Social media participation has complicated the lives of many; making it a fitting example of technology being a boon and a bane! It is estimated that more than 80% of all recruiters use social media sites to find candidates. In fact, social media is so pervasive that the absence of a profile on LinkedIn or Facebook causes prospective employers to question whether there may be issues that should cause a candidate to be disqualified. While an online profile has become a necessity, it is important to understand the ramifications of posting your information on a public forum, and using the privacy settings effectively to ensure that your information is protected and that you project the right public image.
Fired (or Not Hired) over Social Media Participation?
What an employer considers to be inappropriate behavior and communication could get you fired, or not hired, even though the actions and decisions of the employer could be discriminatory. Obtaining information regarding the applicant’s age, race, religion, national origin, pregnancy status, marital status, disability, gender identity, sexual orientation and genetic information is unlawful when making an employment or promotion decision. It is possible to deduce this information through a person’s social media a postings, requiring companies to exercise caution in using social media as a means of learning more about candidates or employees. Of course, proving that a potential or existing employer discriminated based on information gleaned through social media is a lengthy and difficult process.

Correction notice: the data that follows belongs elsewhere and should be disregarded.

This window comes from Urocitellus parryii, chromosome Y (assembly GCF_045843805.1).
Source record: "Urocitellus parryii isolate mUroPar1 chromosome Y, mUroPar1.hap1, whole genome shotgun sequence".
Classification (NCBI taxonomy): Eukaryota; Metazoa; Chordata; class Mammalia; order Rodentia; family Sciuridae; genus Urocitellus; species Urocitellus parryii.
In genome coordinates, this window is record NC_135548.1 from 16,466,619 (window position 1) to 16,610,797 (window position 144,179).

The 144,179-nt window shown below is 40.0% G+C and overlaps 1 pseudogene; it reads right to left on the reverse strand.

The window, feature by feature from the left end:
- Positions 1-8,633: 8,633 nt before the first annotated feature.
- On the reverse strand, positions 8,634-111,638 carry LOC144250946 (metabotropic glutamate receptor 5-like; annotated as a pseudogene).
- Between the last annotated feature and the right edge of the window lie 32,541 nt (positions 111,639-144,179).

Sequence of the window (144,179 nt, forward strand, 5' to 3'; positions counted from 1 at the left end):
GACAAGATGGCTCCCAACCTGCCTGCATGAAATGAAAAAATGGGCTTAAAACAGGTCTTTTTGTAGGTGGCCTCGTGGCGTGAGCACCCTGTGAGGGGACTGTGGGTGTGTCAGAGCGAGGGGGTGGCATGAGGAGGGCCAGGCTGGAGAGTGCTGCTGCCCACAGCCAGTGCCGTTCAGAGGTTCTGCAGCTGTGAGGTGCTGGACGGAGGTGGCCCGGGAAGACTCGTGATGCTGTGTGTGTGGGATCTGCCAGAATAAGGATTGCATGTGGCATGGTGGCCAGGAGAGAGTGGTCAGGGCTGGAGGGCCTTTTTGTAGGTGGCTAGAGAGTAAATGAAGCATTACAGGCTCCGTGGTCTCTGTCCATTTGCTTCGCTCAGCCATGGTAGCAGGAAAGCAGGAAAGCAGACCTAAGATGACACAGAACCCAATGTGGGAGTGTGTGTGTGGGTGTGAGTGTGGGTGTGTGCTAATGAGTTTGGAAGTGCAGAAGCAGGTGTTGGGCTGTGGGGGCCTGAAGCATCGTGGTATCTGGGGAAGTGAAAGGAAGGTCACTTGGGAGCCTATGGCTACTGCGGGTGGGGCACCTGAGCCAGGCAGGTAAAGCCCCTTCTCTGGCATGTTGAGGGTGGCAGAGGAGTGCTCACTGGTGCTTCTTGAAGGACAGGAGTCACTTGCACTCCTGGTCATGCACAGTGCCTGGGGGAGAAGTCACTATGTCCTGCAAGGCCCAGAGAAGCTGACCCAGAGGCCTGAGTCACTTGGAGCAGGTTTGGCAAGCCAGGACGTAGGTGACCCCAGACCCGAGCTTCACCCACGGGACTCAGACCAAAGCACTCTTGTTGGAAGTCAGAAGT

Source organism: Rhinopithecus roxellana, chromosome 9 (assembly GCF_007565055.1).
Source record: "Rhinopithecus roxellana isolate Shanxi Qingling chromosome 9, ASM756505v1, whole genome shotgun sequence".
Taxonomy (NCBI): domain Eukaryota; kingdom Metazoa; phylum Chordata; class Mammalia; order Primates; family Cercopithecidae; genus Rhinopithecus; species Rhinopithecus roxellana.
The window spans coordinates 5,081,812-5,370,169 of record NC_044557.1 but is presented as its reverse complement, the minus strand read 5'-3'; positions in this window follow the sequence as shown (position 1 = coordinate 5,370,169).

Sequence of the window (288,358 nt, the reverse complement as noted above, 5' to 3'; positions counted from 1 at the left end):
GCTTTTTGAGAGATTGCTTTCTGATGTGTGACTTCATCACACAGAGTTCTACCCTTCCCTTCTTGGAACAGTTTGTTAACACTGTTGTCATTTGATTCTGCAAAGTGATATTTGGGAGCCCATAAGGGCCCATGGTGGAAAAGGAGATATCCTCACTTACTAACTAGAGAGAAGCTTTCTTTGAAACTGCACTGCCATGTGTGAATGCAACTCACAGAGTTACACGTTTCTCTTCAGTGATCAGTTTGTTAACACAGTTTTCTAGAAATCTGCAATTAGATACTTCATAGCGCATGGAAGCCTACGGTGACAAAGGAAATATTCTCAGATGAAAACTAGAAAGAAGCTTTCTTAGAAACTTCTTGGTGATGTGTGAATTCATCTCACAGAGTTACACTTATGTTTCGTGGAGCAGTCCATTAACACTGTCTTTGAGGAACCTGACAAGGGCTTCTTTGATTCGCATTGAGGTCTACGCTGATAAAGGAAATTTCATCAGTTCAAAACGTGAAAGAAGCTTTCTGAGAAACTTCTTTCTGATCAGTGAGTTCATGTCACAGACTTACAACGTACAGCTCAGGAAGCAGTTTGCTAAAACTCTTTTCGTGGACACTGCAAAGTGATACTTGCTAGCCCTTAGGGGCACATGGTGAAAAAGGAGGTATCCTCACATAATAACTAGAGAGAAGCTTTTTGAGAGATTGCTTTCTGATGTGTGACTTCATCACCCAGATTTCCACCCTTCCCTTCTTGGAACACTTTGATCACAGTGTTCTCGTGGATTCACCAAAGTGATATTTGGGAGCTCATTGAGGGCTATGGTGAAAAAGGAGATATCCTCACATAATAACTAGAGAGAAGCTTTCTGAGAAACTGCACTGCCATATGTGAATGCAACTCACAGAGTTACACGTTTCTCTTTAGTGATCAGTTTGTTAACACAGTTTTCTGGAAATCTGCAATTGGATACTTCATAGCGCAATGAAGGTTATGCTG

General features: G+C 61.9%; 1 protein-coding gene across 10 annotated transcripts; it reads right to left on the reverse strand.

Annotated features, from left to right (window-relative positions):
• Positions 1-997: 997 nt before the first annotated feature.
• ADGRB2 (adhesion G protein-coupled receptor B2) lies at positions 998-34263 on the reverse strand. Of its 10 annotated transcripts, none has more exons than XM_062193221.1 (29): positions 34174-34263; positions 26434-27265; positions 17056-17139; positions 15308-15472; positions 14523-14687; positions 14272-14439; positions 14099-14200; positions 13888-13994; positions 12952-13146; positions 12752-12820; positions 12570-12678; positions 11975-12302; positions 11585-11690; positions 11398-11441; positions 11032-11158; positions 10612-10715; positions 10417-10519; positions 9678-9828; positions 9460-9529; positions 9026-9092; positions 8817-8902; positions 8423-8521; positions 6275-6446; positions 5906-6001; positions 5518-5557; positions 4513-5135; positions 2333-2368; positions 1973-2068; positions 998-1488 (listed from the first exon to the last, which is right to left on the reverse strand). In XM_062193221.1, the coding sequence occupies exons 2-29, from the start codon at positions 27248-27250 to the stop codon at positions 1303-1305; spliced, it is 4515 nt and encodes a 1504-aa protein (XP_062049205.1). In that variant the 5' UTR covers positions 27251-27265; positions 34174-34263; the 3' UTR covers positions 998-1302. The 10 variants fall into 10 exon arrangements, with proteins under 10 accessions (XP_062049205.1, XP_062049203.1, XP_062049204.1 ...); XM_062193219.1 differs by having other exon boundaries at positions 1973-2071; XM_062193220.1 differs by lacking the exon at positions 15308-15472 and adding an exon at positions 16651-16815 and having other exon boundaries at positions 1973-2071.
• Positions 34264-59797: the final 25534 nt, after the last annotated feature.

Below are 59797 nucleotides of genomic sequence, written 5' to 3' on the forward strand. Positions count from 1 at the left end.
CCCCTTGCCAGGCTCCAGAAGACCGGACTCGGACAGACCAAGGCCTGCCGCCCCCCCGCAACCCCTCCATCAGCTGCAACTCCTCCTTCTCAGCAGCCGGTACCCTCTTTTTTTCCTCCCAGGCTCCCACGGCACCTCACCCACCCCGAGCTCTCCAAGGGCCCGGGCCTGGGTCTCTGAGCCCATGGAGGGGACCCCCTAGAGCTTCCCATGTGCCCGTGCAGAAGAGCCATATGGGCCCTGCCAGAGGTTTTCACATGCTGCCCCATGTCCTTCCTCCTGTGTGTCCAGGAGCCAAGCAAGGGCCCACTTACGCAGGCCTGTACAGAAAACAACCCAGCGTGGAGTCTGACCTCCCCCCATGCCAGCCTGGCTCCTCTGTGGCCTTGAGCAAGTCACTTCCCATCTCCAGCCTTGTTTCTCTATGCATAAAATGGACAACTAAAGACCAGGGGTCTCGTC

These days, any publicly available information can play a role in the hiring, promotion and termination process. Employers are not prohibited from doing online checks, although there are restrictions as to when they may check and what they may check for. After interviewing individuals for a job or considering workers for a promotion, employers frequently look at online profiles. Those that raise a red flag – like drugs, drinking, badmouthing old employers, and submitting fake qualifications, will usually result in rejection.
We have all been told that anything posted online stays there forever. While most employers will factor time passed into their decisions, some may be concerned that the individual will “return to old ways”. In nearly every case, the individuals will never be told that they didn’t get the job/promotion because of information found online. Let us look at some types of social media participation which should be avoided:
Shakespeare always knew how to express anything best and we must follow what Falstaff says: “The better part of valor is discretion; in the which better part I have saved my life.” Make sure that you have understood the privacy settings on each of the forums you participate in because privacy is important. It matters! Ideally, ignoring all privacy settings and assuming that everything you post online can be seen by everybody when posting content, seems to be a highly desirable and safe option.
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